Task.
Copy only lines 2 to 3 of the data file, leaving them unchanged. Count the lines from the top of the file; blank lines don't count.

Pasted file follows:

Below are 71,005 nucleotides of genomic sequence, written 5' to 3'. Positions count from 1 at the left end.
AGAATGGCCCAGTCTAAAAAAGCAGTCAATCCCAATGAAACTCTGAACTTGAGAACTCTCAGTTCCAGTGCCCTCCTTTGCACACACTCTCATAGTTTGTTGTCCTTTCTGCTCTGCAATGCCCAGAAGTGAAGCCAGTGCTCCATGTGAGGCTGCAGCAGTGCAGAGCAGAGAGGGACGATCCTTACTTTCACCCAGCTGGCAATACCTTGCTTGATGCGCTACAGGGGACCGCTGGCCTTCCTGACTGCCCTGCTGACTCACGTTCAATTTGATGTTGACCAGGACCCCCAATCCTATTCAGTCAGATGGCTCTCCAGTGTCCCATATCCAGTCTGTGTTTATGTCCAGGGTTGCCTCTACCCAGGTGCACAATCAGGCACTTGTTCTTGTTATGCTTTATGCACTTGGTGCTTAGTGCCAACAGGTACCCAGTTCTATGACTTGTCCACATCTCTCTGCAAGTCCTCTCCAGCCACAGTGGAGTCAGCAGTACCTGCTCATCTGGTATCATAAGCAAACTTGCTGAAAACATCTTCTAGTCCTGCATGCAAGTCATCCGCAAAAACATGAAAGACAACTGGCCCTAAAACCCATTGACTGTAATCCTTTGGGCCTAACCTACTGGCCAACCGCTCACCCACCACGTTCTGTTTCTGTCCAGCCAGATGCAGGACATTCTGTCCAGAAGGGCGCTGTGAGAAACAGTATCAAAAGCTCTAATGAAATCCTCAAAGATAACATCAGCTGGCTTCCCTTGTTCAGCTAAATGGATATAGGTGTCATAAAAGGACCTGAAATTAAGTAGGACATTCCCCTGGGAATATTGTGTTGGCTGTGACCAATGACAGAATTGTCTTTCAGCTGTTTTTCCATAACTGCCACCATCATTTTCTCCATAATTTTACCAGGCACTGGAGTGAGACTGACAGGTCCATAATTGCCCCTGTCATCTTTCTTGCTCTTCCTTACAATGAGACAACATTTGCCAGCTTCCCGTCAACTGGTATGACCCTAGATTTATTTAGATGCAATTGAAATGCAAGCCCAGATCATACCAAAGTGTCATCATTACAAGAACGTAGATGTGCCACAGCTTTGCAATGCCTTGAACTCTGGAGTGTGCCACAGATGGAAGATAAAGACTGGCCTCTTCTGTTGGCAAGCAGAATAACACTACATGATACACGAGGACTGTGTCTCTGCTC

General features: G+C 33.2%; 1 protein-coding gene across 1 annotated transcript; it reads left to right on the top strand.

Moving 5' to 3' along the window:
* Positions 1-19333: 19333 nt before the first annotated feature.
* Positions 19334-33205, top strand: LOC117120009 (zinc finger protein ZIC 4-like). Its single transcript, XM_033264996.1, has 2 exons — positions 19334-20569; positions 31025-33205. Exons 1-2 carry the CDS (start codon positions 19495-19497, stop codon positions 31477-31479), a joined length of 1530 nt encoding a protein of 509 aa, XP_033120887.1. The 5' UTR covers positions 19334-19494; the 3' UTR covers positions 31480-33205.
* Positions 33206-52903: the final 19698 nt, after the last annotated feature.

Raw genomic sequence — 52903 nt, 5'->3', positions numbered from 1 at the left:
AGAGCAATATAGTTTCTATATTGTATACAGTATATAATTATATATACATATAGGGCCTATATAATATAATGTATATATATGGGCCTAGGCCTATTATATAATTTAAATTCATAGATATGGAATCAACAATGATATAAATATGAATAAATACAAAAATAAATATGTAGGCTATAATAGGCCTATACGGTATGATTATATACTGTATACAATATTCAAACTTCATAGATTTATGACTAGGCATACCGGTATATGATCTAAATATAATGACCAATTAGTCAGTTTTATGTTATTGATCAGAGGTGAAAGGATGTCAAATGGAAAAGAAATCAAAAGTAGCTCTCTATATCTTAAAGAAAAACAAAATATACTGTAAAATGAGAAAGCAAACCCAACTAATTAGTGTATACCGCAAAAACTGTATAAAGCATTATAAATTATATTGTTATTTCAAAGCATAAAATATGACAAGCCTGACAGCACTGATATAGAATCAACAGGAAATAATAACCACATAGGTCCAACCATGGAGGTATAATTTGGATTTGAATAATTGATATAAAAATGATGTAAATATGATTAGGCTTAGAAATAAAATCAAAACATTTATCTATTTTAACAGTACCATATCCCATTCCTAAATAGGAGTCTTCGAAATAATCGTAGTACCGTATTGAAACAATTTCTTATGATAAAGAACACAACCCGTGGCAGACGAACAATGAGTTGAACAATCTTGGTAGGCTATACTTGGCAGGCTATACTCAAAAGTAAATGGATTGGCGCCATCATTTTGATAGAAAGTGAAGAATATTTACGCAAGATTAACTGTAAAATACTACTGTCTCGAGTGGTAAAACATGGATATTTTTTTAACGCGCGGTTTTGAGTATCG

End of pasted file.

AGAATGGCCCAGTCTAAAAAAGCAGTCAATCCCAATGAAACTCTGAACTTGAGAACTCTCAGTTCCAGTGCCCTCCTTTGCACACACTCTCATAGTTTGTTGTCCTTTCTGCTCTGCAATGCCCAGAAGTGAAGCCAGTGCTCCATGTGAGGCTGCAGCAGTGCAGAGCAGAGAGGGACGATCCTTACTTTCACCCAGCTGGCAATACCTTGCTTGATGCGCTACAGGGGACCGCTGGCCTTCCTGACTGCCCTGCTGACTCACGTTCAATTTGATGTTGACCAGGACCCCCAATCCTATTCAGTCAGATGGCTCTCCAGTGTCCCATATCCAGTCTGTGTTTATGTCCAGGGTTGCCTCTACCCAGGTGCACAATCAGGCACTTGTTCTTGTTATGCTTTATGCACTTGGTGCTTAGTGCCAACAGGTACCCAGTTCTATGACTTGTCCACATCTCTCTGCAAGTCCTCTCCAGCCACAGTGGAGTCAGCAGTACCTGCTCATCTGGTATCATAAGCAAACTTGCTGAAAACATCTTCTAGTCCTGCATGCAAGTCATCCGCAAAAACATGAAAGACAACTGGCCCTAAAACCCATTGACTGTAATCCTTTGGGCCTAACCTACTGGCCAACCGCTCACCCACCACGTTCTGTTTCTGTCCAGCCAGATGCAGGACATTCTGTCCAGAAGGGCGCTGTGAGAAACAGTATCAAAAGCTCTAATGAAATCCTCAAAGATAACATCAGCTGGCTTCCCTTGTTCAGCTAAATGGATATAGGTGTCATAAAAGGACCTGAAATTAAGTAGGACATTCCCCTGGGAATATTGTGTTGGCTGTGACCAATGACAGAATTGTCTTTCAGCTGTTTTTCCATAACTGCCACCATCATTTTCTCCATAATTTTACCAGGCACTGGAGTGAGACTGACAGGTCCATAATTGCCCCTGTCATCTTTCTTGCTCTTCCTTACAATGAGACAACATTTGCCAGCTTCCCGTCAACTGGTATGACCCTAGATTTATTTAGATGCAATTGAAATGCAAGCCCAGATCATACCAAAGTGTCATCATTACAAGAACGTAGATGTGCCACAGCTTTGCAATGCCTTGAACTCTGGAGTGTGCCACAGATGGAAGATAAAGACTGGCCTCTTCTGTTGGCAAGCAGAATAACACTACATGATACACGAGGACTGTGTCTCTGCTC

General features: G+C 33.2%; 1 protein-coding gene across 1 annotated transcript; it reads left to right on the top strand.